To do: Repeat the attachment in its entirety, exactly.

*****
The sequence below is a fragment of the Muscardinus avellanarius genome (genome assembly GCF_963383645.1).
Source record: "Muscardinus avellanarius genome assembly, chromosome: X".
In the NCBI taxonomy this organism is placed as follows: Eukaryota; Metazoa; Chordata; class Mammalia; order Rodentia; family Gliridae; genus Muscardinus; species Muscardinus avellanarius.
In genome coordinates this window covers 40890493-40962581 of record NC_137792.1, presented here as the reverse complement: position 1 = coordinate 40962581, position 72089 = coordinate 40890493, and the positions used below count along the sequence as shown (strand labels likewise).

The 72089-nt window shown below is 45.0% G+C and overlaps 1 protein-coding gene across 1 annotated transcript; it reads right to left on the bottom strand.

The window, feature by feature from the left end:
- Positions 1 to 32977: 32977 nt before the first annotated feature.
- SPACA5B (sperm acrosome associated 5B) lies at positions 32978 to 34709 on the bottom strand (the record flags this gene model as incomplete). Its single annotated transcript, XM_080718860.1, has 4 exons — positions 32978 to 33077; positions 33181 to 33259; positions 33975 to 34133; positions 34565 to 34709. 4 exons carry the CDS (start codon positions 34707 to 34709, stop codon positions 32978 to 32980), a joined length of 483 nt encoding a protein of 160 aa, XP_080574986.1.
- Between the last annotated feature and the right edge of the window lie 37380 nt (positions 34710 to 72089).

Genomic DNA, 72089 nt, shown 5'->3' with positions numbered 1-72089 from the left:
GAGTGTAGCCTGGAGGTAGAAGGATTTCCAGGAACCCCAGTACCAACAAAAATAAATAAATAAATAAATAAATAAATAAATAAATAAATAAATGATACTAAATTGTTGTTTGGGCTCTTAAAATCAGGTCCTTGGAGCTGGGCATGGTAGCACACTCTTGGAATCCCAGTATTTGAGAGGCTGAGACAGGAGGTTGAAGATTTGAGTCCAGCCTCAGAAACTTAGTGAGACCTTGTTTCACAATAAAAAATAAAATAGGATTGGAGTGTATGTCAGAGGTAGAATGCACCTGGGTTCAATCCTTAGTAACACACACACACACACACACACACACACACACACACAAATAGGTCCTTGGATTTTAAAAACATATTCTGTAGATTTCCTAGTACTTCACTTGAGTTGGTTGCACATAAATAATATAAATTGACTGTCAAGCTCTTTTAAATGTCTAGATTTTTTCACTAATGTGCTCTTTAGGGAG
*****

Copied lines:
The sequence below is a fragment of the Muscardinus avellanarius genome (genome assembly GCF_963383645.1).
Source record: "Muscardinus avellanarius genome assembly, chromosome: X".
In the NCBI taxonomy this organism is placed as follows: Eukaryota; Metazoa; Chordata; class Mammalia; order Rodentia; family Gliridae; genus Muscardinus; species Muscardinus avellanarius.
In genome coordinates this window covers 40890493-40962581 of record NC_137792.1, presented here as the reverse complement: position 1 = coordinate 40962581, position 72089 = coordinate 40890493, and the positions used below count along the sequence as shown (strand labels likewise).

The 72089-nt window shown below is 45.0% G+C and overlaps 1 protein-coding gene across 1 annotated transcript; it reads right to left on the bottom strand.

The window, feature by feature from the left end:
- Positions 1 to 32977: 32977 nt before the first annotated feature.
- SPACA5B (sperm acrosome associated 5B) lies at positions 32978 to 34709 on the bottom strand (the record flags this gene model as incomplete). Its single annotated transcript, XM_080718860.1, has 4 exons — positions 32978 to 33077; positions 33181 to 33259; positions 33975 to 34133; positions 34565 to 34709. 4 exons carry the CDS (start codon positions 34707 to 34709, stop codon positions 32978 to 32980), a joined length of 483 nt encoding a protein of 160 aa, XP_080574986.1.
- Between the last annotated feature and the right edge of the window lie 37380 nt (positions 34710 to 72089).

Genomic DNA, 72089 nt, shown 5'->3' with positions numbered 1-72089 from the left:
GAGTGTAGCCTGGAGGTAGAAGGATTTCCAGGAACCCCAGTACCAACAAAAATAAATAAATAAATAAATAAATAAATAAATAAATAAATAAATGATACTAAATTGTTGTTTGGGCTCTTAAAATCAGGTCCTTGGAGCTGGGCATGGTAGCACACTCTTGGAATCCCAGTATTTGAGAGGCTGAGACAGGAGGTTGAAGATTTGAGTCCAGCCTCAGAAACTTAGTGAGACCTTGTTTCACAATAAAAAATAAAATAGGATTGGAGTGTATGTCAGAGGTAGAATGCACCTGGGTTCAATCCTTAGTAACACACACACACACACACACACACACACACACACACAAATAGGTCCTTGGATTTTAAAAACATATTCTGTAGATTTCCTAGTACTTCACTTGAGTTGGTTGCACATAAATAATATAAATTGACTGTCAAGCTCTTTTAAATGTCTAGATTTTTTCACTAATGTGCTCTTTAGGGAG